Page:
Nostalgia for the Criminal Past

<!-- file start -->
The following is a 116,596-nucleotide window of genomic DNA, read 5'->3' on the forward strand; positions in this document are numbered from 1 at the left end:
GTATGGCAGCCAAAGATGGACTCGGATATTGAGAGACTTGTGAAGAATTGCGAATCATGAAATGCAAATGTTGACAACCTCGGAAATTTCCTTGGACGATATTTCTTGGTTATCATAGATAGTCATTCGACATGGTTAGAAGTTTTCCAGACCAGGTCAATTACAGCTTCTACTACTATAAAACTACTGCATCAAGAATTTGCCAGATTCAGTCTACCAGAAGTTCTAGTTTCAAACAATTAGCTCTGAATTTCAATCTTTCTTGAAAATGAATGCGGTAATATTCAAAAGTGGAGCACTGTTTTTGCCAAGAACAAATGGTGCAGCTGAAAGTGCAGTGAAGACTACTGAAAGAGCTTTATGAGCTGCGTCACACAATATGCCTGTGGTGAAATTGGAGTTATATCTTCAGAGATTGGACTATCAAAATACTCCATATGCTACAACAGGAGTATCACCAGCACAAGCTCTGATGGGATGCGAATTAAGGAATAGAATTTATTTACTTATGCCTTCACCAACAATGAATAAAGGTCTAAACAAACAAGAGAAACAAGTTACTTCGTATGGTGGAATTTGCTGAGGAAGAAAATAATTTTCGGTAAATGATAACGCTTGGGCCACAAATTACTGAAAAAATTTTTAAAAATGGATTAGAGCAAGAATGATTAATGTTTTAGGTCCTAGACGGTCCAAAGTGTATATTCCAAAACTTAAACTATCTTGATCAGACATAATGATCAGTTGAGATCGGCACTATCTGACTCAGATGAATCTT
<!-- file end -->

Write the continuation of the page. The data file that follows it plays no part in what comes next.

Those days, we never saved. We never went to a bank except to rob it. The getaway car had no parts to control smoke, our escape route lost in a plume of poisons. We hid on a hill where nobody went; it went straight up. Even animals were winded when they got to the top—raccoons, red foxes passing out on the gingerbread porch. We let our hair grow wild, we never paid taxes. There’s nothing that wouldn’t grow there, soil seething with worms, fog slithering over the oaks, sun going and coming erratically—an occasional god. It was warm sometimes, dogs snoring on the beds, on the green couch stuffed with surfaces of birds. Like the children, we were naked: it gave us time to read. Not having to dress, to do laundry, we built silos of time in which to drown.
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